SAME YEAR ... FIVE MONTHS LATER ... in the New Yorker Theater at Broadway and W. 88th Street on the Upper West Side of Manhatten, a toiling, unknown fashion photographer named Diane Arbus sinks into her seat as she gazes transfixed up at the screen. She's come every night so far this week to see this weird little depression-era monster movie called "Freaks" over and over again. The movie has a very profound effect on her and will soon exert an influence on her work, on her vision of the world.
New Yorker manager, Dan Talbot, has booked the film for a week's run from the infamous indie distributor, Raymond Rohauer, who aquired the rights from Willy Werby. This run at The New Yorker, along with exposure at the Cannes Film Festival the following year, propels the film into fullblown revival status.--Jack Stevenson via http://hjem.get2net.dk/jack_stevenson/cult.htm [Nov 2005]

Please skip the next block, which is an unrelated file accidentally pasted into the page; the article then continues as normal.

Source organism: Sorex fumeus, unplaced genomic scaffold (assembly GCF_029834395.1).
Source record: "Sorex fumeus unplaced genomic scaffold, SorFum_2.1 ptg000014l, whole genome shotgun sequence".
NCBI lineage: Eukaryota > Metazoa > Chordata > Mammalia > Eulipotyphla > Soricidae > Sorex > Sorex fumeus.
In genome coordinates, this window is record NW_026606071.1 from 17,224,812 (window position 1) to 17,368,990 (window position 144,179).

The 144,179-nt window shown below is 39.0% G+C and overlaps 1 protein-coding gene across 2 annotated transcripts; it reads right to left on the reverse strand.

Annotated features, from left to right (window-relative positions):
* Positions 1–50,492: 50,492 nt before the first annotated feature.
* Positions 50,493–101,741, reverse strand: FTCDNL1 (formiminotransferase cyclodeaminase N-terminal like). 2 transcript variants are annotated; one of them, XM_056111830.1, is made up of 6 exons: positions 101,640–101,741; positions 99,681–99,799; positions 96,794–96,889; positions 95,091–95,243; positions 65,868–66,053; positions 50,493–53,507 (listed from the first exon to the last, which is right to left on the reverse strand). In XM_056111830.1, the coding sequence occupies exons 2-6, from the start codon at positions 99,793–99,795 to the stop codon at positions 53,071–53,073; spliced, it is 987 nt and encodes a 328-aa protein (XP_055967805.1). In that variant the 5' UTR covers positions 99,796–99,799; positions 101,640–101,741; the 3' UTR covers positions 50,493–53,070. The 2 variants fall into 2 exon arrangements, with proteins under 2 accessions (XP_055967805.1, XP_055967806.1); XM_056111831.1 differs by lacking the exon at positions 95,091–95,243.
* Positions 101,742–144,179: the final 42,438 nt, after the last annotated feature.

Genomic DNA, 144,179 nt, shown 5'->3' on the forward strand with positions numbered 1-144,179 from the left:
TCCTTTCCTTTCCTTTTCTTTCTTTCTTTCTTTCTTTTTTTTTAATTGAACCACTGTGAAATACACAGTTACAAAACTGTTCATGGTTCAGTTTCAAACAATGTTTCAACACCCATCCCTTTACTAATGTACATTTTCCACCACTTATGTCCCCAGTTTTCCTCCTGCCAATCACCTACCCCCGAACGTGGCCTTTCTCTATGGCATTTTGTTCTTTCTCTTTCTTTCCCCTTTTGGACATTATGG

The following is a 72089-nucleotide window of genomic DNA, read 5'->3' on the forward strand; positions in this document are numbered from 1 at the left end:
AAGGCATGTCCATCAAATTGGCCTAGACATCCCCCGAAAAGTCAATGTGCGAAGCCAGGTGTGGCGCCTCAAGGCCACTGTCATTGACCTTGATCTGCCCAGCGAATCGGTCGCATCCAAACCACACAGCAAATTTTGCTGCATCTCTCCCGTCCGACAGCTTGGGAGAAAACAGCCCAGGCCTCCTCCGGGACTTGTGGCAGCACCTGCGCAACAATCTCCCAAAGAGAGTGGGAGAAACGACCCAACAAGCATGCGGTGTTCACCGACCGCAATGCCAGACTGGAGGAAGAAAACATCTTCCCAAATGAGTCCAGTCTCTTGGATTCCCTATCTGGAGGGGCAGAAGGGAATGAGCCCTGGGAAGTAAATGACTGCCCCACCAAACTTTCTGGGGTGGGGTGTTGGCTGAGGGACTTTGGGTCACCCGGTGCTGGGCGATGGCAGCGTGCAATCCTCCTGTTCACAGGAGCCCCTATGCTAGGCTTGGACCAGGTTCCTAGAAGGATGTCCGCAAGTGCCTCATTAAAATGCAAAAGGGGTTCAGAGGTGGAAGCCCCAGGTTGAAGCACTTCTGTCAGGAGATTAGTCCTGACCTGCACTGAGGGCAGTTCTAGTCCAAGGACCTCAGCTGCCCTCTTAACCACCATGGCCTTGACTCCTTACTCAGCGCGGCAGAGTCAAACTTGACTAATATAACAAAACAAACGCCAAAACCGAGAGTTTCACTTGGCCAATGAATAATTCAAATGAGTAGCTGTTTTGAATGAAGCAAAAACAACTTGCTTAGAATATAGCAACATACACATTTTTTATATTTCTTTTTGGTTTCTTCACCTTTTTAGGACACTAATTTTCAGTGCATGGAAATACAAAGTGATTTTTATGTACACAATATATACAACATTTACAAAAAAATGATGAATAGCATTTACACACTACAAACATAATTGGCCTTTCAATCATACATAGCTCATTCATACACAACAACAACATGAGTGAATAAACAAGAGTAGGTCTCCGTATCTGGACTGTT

In all the annals of Hollywood motion picture making, no movie bears a stranger legacy that the 1932 "monster" movie, FREAKS. Like Madame Tetrallini's creaking circus wagons in the film itself, FREAKS rolled through the decades over bumpy, rocky ground, trundling on through the twilight and into the darkness ... to emerge into the new morning light of another day, appearing like some alien artifact to be discovered all over again, dragging along the horrified and fascinated in it's wake. --Jack Stevenson via http://hjem.get2net.dk/jack_stevenson/freaks.htm [Nov 2005]